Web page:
Pillorying the Religious Right

The current wave of vilification flowing over those designated as members of the “religious right” carries ominous undercurrents. Elements from the highest levels of authority in America have declared segments of the evangelical Christian community—and others who share a number of basic values in common with evangelicals—a menace to the American way of life. Unfortunately, a majority in the secular media have certified the condemnatory tirades and pandered to the less than honorable political fear-mongering we are now witnessing. While one may not wish to become involved in rebutting such low-road chicanery, the implications are far too serious to ignore. When evangelical Christians are broad-brushed as people who are waging religious warfare against the American culture, conspiring to dictate every detail of personal lifestyles, and oppressing those with alternate views, it can only mean one thing: There is serious trouble ahead. Trouble is inevitable because the accusations being promoted currently are not the usual attacks we have come to expect in this era of “negative campaigning.” No, indeed, there is an acrimonious ring in these charges that will not die after a few hotly contested elections. One cannot escape the conclusion that there is something here that runs much deeper than partisan politics, and unless it is checked immediately and emphatically, it can spawn grievous consequences that few of us wish to witness.

Are there those loosely called “evangelicals” or “fundamentalists” who hold extreme views and make public statements that are an embarrassment, and even an offense, to their spiritual kin? Of course there are. However, I am not implying that such improprieties are the exclusive province of evangelical Christians. Obviously, the same can be said of every other organized religious and non-religious group ever known to mankind. Such intemperate zealotry is a common human frailty that becomes a danger when the excesses of the fringe are portrayed as the norm for a targeted group as a whole.

What the Religious Right is Not

There is a considerable amount of “straw manning” in the case marshalled by liberals who are pillorying the religious right. That is to say, opponents are either misinformed as to the size, efficiency, and solidarity of the evangelical force or are crafting a perception of strength so as to infuse fear into the populace that will serve the liberal agenda. The facts are substantially different than the opponents of the right wish to convey.

No leader, or group of leaders, mandates the way evangelicals vote. Diversity of theological beliefs among those cast within the religious-right frame of reference is considerable and many times is even incompatible. While some leaders may influence people who share their particular values and theological views, they by no means “control the vote.” There is, for example, a sharp division of thought and practice regarding the proper method of participation in political affairs by Christians. For this reason, until the present moral and spiritual crisis stirred evangelicals to embrace political activism, Christians by and large united as denominational bodies to promote the faith, but they left the practice of politics to individual choice and conviction.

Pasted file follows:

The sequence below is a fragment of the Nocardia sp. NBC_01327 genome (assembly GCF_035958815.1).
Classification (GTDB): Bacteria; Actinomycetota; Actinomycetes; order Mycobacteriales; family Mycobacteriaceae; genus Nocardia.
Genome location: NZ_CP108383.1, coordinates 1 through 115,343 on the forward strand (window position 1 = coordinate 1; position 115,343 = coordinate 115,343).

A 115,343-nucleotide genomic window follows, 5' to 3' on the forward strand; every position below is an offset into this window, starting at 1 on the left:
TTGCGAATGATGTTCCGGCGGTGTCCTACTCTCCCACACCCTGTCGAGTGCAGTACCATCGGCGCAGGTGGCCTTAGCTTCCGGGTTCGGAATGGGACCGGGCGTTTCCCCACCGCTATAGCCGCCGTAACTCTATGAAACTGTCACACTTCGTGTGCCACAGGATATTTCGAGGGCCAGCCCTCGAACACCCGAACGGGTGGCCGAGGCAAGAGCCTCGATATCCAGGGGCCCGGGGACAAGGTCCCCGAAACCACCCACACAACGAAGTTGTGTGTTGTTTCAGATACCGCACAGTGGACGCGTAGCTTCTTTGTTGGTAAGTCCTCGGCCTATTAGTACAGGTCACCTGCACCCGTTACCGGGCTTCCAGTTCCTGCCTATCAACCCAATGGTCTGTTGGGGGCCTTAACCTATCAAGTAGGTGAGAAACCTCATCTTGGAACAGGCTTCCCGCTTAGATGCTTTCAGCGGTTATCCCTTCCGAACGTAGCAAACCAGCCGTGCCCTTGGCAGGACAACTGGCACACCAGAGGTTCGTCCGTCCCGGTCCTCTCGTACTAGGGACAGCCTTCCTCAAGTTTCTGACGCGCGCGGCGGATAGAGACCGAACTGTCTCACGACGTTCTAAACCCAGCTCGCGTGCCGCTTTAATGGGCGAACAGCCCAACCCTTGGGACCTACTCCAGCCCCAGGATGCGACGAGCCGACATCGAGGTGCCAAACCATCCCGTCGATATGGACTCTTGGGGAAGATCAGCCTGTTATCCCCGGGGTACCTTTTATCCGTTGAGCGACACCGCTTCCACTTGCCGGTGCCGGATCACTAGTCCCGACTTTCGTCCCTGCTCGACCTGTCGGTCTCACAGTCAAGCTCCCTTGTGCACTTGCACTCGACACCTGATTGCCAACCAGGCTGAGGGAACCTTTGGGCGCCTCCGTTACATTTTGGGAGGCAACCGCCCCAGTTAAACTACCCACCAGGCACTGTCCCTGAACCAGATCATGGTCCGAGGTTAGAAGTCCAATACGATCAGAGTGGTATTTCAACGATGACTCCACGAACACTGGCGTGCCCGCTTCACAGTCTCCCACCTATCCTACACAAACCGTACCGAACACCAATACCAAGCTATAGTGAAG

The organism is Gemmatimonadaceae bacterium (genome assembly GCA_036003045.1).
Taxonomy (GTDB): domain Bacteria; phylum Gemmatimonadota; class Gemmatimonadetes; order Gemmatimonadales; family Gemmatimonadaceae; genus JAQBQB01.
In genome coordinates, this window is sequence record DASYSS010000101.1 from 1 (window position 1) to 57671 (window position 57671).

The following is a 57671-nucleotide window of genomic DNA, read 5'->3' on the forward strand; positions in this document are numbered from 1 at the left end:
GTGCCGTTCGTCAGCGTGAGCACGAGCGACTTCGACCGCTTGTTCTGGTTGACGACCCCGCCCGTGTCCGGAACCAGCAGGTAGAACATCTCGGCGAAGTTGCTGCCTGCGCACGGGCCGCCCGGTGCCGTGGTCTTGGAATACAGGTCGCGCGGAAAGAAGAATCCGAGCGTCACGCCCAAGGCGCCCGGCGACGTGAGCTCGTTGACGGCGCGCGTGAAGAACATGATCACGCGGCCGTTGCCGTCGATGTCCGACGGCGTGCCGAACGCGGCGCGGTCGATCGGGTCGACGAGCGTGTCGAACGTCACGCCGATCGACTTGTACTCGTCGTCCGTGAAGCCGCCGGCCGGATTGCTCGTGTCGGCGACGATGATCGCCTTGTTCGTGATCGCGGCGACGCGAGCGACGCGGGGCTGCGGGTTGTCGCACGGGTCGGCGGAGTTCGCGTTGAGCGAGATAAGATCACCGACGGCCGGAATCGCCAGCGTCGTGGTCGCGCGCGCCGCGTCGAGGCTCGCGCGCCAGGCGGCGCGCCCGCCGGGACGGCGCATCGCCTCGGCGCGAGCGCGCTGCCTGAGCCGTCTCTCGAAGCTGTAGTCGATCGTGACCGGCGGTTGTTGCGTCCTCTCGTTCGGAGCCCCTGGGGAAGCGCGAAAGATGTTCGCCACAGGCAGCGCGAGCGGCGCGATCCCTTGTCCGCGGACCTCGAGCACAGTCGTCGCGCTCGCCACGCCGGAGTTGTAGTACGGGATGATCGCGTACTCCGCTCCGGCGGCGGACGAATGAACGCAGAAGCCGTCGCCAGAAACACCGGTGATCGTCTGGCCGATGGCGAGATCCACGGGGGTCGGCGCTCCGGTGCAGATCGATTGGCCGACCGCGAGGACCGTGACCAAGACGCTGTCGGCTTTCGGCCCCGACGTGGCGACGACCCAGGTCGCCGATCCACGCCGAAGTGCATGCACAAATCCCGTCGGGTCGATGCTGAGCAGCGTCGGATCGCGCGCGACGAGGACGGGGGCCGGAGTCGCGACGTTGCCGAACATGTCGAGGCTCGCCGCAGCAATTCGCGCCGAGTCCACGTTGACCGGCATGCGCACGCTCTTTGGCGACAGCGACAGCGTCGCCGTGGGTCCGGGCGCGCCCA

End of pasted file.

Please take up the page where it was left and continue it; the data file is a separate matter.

There is, therefore, no “united evangelical vote.” The facts will show that, like their less spiritually oriented fellow Americans, thousands of evangelicals are more inclined to vote pocketbook than principle.

Evangelicals are not committed to creating a theocratic political system that will force those with differing views to submit to authoritarian religious politicians. Quite to the contrary, a mainstay of biblical theology is that the only theocracy mankind will ever know will be realized when the Messiah returns to establish His kingdom.

Panic on the Left

Proponents of what has been dubbed the “religious left” are visibly shaken by growing and substantial resistance to the radical social agenda they have brought into the mainstream of American life. These social reconstructionists have been riled by the increasing visibility of informed Christians who are becoming involved in the political process because they wish to do something that will put the brakes on the runaway hedonism espoused by their critics. (Incidentally, getting involved in the political process is precisely what national leaders have urged responsible citizens to do since the republic was founded.) These Christians are now in the political arena in an effort to redirect the reverse culture spin that is forcing radical anti-Judeo-Christian patterns on them, their families, and life in their communities. Thus, to imply, as is being done, that various groups with Judeo-Christian moral and spiritual convictions are devious and dangerous for such acts as informing constituents about the voting records of public officials on issues of mutual concern is beyond the pale of serious argument. Consider the fact that virtually every negative political campaign ad spun by local; state, and national candidates from both parties features the “shabby” voting record of the opponent. Also, the track records of the self-appointed critics of the religious right are, in themselves, enough to discredit their objections.

The plain truth is that the panic on the left is a self-created phenomenon. The growing perception of massive numbers of Christians uniting to express outrage and promote a return to decent standards of conduct within the nation is the direct result of the relentless onslaught by those who are now loudly complaining about mortal danger from the religious right. Their cry has a distinctly hollow sound.